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Found 134 results

  1. Time for a thread! Looks like possible heavy snow inside our Region. Some areas could get ice under the snow. Dynamic system with strong push of low level cold air is forecast.. First the ice consideration is due to rapid low level CAA into West Tenn. and West Ky. Mid levels still warm at onset, part of the TROWAL, so it could be ice. Hopefully not but... More interesting is the TROWAL forecast from the Mid-South to Kentucky. Could go as far north as Indiana. Could slide right across our region. Wouldn't that be great? Euro seems too far north; yes, it's still my favorite model. In this seasonably cold winter GFS needs more respect. NAM follows it more east/south. So, I'm confident enough to start a thread for our Region. TROWALs are great in the South, because they let us kind of cheat and get snow without cold air solidly in place. This time, confidence is added by robust low level CAA too. Upstairs WAA goes into a core that is cold enough for snow, convenient. Dynamic cooling plays a role. Snowfall rates can approach/match those in other robust WAA conveyor belts (in contrast to meh comma heads). Big challenge is that a TROWAL is basically a mesoscale feature. It will be tough to pin down the big winners early. Rest of us can hope for that low level CAA to change over other parts of the rain shield, but it will be difficult. Mid-levels (700 mb) will not be ideal for snow production outside the TROWAL. However thickness crashes farther upstairs and that low level CAA... Did we get slammed about this time in Jan. 2011, a similar analog year?
  2. My next post is about the potential snows from Saturday evening through Thursday morning. Models are in general agreement that the potentials for Ocean Effect Snow from Sunday through Tuesday and then storm produced snows from Wednesday through Thursday due to a coastal storm is on the table. However, this post will solely focus on the Ocean Effect Snow potentials. First is the event Sunday through Monday. Mesoscale WRF-NMM and WRF-ARW both support a single band of ocean effect snowfall impacting the region of Cape Cod from Hyannis to Chatham and Provincetown on Northerly winds from 900mb to the surface, which means a single convergence band is more likely than multiple bands of snow which are less intense. These two models keep the band over this region from about 12z Sunday to 00z Monday or later, that is at least 12 hours or more of heavy snowfall over this area of the outer cape, this could produce more than 6" of snow, we will have to see the next few runs until the event starts and then diagnose the real short range models and what they produce. For now the potential exists of a few inches to as much as 6" or more over the Outer Cape Cod area. Stay tuned!
  3. Latest NAM run 00z shows a strong potential for ocean effect snow event from the Cape Cod Canal eastward to Provincetown on northerly winds, also unidirectional wind flow from 900mb to the surface indicates a single band event is probable along with a strong instability burst from 850mb to surface ocean temperature differential (Delta Ts) of 18-20C which is sufficient enough to produce heavy snows over the Cape and Islands. Also the flow is stronger than 10mph which should be sufficient enough for consistent band developing as we transition into a clipper low for the next few days. Big storm potential if the clipper low slows down its movement like the latest 12z guidance suggests at H5 with the low developing and closing off the H5 flow over the Northeast US. This will prolong the snow chances from Sunday morning to Wednesday afternoon for overall snow chances. Stay tuned!
  4. Models today are converging on a storm impacting the Northeast. Details are still to be ironed out but we look to have a highly anomalous modeled storm coming out of the Gulf that pass somewhere off the coast of New England. The modeled SLP is pretty low for a winter storm (sub 960mb) so while the main storm center may pass well offshore, there should be a pretty expansive western edge to the precipitation field. One other feature that models seem to be picking up upon is a strong low level convergence between the primary low and ULL over the GL. This is likely what is allowing for the further offshore track to still throwback moisture so far removed from the center of circulation.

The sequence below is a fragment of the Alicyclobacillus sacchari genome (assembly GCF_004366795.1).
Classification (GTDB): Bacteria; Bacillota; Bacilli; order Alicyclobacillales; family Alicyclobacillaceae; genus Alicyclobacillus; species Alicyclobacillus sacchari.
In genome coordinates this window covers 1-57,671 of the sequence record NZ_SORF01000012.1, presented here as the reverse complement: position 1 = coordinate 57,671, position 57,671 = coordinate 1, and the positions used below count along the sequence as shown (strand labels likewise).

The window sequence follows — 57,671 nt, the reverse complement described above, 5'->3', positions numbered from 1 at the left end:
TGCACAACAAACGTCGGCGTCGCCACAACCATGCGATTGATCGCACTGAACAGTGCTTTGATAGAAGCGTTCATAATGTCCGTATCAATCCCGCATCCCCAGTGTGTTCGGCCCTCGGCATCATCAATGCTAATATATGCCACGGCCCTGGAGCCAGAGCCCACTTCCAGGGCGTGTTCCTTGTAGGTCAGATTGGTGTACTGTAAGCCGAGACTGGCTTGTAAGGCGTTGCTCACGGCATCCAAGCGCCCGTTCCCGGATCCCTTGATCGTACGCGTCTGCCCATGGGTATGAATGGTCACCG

5. I figure we could use a separate thread to discuss this, since it doesn’t belong in the 1/3 thread and doesn’t belong in the banter thread. Some areas of central AL/GA and maybe S SC could get in on some light wintry precip tonight. It shouldn’t be a big deal, but these areas don’t get wintry precip everyday, either, so it’s something to watch.
  6. Models are useless at this range with all of the little disturbances in the flow, with the flow off the East Coast more SW to NE clouds are developing over DE and Wash DC area heading NNEward right now, if one of these disturbances veer the flow more sw to NE we could get clipped by ocean storms developing in the flow, I think one these systems will turn the winds over the ocean and over Cape Cod to the North sometime late Wednesday night into early Friday morning before the real storm synoptic snows begin Friday afternoon. NWS speaks lightly of this potential as well and the HPC keeps SNE in the snow from Day 5 to day 7. Could this mid week becomes something special? I think so. NAM depiction in this topic is showing more energy in the southern stream phasing with the northern stream that digs out of Southern Canada then the 18z GFS at the same time frame. New runs coming in now will shed light on this system just 48 hours out
  7. Advertised cold weather pattern should commence around December 6 and work in here well by Dec 7-8. I would like to limit precipitation charts to within 5 days. The exception is NWFS for the Mountains and Plateau, which is more skillful because it does not require an exact storm track. Discussion of favorable pattern (odds) is OK and even encouraged past Day 5, just no charts please. The good news is SER intrusions have departed recent model runs. Oh there is always a trade-off in the South. Northwest flow in the Plains gets as close as the Mississippi Valley at times, which opens the door for mild interludes within the cold pattern. Even with some variability the cold 6-15 day period carries high confidence. I put it near 85% in the 6-10 day; better than 50% in the 11-15 day. Still a slight risk that Day 10 mild interlude is the end, but I think cold reloads for the 11-15 day. Near textbook upper level pattern really lacks surface source region support though. Alaska and most of Canada cold is not strong. Manitoba and Ontario will get cold but it barely gets colder points north. Quebec looks strong but it's not our trajectory. Sustained cross polar flow from Siberia is required for impressive cold this time. A few days would not be enough since temps are AN in Alaska. Northern US snowpack deficit is a gaping hole in the equation for record or even just strong cold. So I think the 6-15 day will be cold enough to put one in the Holiday mood, but not particularly impressive. First front (6-10 day) may under-achieve as usual coming into a warm regime. Second front (11-15 day) should verify so long as it actually gets in here (>50% chance). If the upper level pattern holds through weeks 3-4, we might be able to talk about stronger cold anomalies. Right now looks like some lows in the 20s first half of Dec. If looking for teens or colder, more time in the cold pattern is required. A minority of ensemble members show a decent pattern for winter precipitation in the 11-15 day. Others are cold but dry. A smaller minority is too warm. I am looking for an active southern branch through the Deep South, not NW flow and zero SER attempts.